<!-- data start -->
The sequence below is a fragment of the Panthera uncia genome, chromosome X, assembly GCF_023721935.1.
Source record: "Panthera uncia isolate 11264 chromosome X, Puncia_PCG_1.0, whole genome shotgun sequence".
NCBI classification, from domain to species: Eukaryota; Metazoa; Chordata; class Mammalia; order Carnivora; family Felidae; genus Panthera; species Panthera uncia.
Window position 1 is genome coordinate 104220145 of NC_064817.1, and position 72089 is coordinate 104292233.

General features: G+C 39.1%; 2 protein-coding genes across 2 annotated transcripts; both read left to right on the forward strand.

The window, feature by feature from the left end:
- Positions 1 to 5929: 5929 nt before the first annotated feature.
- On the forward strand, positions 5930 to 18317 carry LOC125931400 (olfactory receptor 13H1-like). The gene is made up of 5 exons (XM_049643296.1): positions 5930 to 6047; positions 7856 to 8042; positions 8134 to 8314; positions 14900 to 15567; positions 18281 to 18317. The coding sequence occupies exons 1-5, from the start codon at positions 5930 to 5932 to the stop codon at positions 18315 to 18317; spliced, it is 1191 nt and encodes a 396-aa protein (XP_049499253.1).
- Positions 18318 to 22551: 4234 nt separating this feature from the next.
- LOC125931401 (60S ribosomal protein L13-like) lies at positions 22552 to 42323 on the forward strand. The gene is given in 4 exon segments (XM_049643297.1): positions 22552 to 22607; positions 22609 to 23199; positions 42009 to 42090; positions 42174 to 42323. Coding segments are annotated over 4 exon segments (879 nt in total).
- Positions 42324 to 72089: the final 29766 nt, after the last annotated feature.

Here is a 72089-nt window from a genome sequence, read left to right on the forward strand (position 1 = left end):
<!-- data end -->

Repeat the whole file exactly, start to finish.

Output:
The sequence below is a fragment of the Panthera uncia genome, chromosome X, assembly GCF_023721935.1.
Source record: "Panthera uncia isolate 11264 chromosome X, Puncia_PCG_1.0, whole genome shotgun sequence".
NCBI classification, from domain to species: Eukaryota; Metazoa; Chordata; class Mammalia; order Carnivora; family Felidae; genus Panthera; species Panthera uncia.
Window position 1 is genome coordinate 104220145 of NC_064817.1, and position 72089 is coordinate 104292233.

General features: G+C 39.1%; 2 protein-coding genes across 2 annotated transcripts; both read left to right on the forward strand.

The window, feature by feature from the left end:
- Positions 1 to 5929: 5929 nt before the first annotated feature.
- On the forward strand, positions 5930 to 18317 carry LOC125931400 (olfactory receptor 13H1-like). The gene is made up of 5 exons (XM_049643296.1): positions 5930 to 6047; positions 7856 to 8042; positions 8134 to 8314; positions 14900 to 15567; positions 18281 to 18317. The coding sequence occupies exons 1-5, from the start codon at positions 5930 to 5932 to the stop codon at positions 18315 to 18317; spliced, it is 1191 nt and encodes a 396-aa protein (XP_049499253.1).
- Positions 18318 to 22551: 4234 nt separating this feature from the next.
- LOC125931401 (60S ribosomal protein L13-like) lies at positions 22552 to 42323 on the forward strand. The gene is given in 4 exon segments (XM_049643297.1): positions 22552 to 22607; positions 22609 to 23199; positions 42009 to 42090; positions 42174 to 42323. Coding segments are annotated over 4 exon segments (879 nt in total).
- Positions 42324 to 72089: the final 29766 nt, after the last annotated feature.

Here is a 72089-nt window from a genome sequence, read left to right on the forward strand (position 1 = left end):